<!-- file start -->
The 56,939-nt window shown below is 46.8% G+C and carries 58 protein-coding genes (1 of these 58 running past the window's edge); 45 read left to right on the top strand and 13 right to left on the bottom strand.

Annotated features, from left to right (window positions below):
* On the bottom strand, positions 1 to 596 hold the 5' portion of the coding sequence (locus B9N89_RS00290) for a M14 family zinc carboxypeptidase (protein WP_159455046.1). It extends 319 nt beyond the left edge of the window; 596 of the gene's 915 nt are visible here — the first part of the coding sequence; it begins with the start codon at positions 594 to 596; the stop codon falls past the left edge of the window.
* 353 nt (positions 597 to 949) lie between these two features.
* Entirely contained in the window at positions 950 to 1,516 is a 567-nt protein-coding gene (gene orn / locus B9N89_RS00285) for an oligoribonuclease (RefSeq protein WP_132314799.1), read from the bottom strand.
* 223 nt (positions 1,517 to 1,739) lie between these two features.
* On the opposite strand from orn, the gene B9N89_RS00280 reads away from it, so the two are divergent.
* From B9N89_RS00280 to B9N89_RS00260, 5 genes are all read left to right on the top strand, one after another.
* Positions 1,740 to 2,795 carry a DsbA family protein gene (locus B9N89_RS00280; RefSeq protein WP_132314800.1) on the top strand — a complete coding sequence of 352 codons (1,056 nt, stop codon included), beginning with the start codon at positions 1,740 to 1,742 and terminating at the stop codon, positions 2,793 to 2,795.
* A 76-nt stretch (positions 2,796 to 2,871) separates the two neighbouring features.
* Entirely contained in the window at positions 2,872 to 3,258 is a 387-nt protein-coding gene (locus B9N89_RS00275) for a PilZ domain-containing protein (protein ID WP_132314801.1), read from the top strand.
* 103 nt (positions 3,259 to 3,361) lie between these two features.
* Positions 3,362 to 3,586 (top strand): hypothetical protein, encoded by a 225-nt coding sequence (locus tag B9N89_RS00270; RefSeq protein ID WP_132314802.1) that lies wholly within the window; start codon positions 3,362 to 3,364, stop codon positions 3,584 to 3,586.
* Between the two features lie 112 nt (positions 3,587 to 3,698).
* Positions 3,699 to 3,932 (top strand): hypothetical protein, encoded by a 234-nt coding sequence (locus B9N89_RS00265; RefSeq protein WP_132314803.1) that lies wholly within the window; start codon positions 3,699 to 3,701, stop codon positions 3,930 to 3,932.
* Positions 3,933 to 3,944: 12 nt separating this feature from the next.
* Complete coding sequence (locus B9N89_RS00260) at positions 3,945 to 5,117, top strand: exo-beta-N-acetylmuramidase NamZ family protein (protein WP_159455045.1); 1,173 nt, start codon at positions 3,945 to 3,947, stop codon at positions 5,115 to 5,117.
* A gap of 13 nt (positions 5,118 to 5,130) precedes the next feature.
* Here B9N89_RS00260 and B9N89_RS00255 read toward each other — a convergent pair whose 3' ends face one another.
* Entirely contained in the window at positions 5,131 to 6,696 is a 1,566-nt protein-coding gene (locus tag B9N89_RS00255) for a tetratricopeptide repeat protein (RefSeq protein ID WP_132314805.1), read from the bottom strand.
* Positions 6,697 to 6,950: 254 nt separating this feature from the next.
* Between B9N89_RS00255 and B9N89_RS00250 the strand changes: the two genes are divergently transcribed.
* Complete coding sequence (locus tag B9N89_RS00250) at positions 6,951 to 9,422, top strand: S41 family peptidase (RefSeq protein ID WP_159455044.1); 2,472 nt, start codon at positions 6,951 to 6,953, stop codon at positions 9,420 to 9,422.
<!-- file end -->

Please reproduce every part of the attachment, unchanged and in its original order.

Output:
The 56,939-nt window shown below is 46.8% G+C and carries 58 protein-coding genes (1 of these 58 running past the window's edge); 45 read left to right on the top strand and 13 right to left on the bottom strand.

Annotated features, from left to right (window positions below):
* On the bottom strand, positions 1 to 596 hold the 5' portion of the coding sequence (locus B9N89_RS00290) for a M14 family zinc carboxypeptidase (protein WP_159455046.1). It extends 319 nt beyond the left edge of the window; 596 of the gene's 915 nt are visible here — the first part of the coding sequence; it begins with the start codon at positions 594 to 596; the stop codon falls past the left edge of the window.
* 353 nt (positions 597 to 949) lie between these two features.
* Entirely contained in the window at positions 950 to 1,516 is a 567-nt protein-coding gene (gene orn / locus B9N89_RS00285) for an oligoribonuclease (RefSeq protein WP_132314799.1), read from the bottom strand.
* 223 nt (positions 1,517 to 1,739) lie between these two features.
* On the opposite strand from orn, the gene B9N89_RS00280 reads away from it, so the two are divergent.
* From B9N89_RS00280 to B9N89_RS00260, 5 genes are all read left to right on the top strand, one after another.
* Positions 1,740 to 2,795 carry a DsbA family protein gene (locus B9N89_RS00280; RefSeq protein WP_132314800.1) on the top strand — a complete coding sequence of 352 codons (1,056 nt, stop codon included), beginning with the start codon at positions 1,740 to 1,742 and terminating at the stop codon, positions 2,793 to 2,795.
* A 76-nt stretch (positions 2,796 to 2,871) separates the two neighbouring features.
* Entirely contained in the window at positions 2,872 to 3,258 is a 387-nt protein-coding gene (locus B9N89_RS00275) for a PilZ domain-containing protein (protein ID WP_132314801.1), read from the top strand.
* 103 nt (positions 3,259 to 3,361) lie between these two features.
* Positions 3,362 to 3,586 (top strand): hypothetical protein, encoded by a 225-nt coding sequence (locus tag B9N89_RS00270; RefSeq protein ID WP_132314802.1) that lies wholly within the window; start codon positions 3,362 to 3,364, stop codon positions 3,584 to 3,586.
* Between the two features lie 112 nt (positions 3,587 to 3,698).
* Positions 3,699 to 3,932 (top strand): hypothetical protein, encoded by a 234-nt coding sequence (locus B9N89_RS00265; RefSeq protein WP_132314803.1) that lies wholly within the window; start codon positions 3,699 to 3,701, stop codon positions 3,930 to 3,932.
* Positions 3,933 to 3,944: 12 nt separating this feature from the next.
* Complete coding sequence (locus B9N89_RS00260) at positions 3,945 to 5,117, top strand: exo-beta-N-acetylmuramidase NamZ family protein (protein WP_159455045.1); 1,173 nt, start codon at positions 3,945 to 3,947, stop codon at positions 5,115 to 5,117.
* A gap of 13 nt (positions 5,118 to 5,130) precedes the next feature.
* Here B9N89_RS00260 and B9N89_RS00255 read toward each other — a convergent pair whose 3' ends face one another.
* Entirely contained in the window at positions 5,131 to 6,696 is a 1,566-nt protein-coding gene (locus tag B9N89_RS00255) for a tetratricopeptide repeat protein (RefSeq protein ID WP_132314805.1), read from the bottom strand.
* Positions 6,697 to 6,950: 254 nt separating this feature from the next.
* Between B9N89_RS00255 and B9N89_RS00250 the strand changes: the two genes are divergently transcribed.
* Complete coding sequence (locus tag B9N89_RS00250) at positions 6,951 to 9,422, top strand: S41 family peptidase (RefSeq protein ID WP_159455044.1); 2,472 nt, start codon at positions 6,951 to 6,953, stop codon at positions 9,420 to 9,422.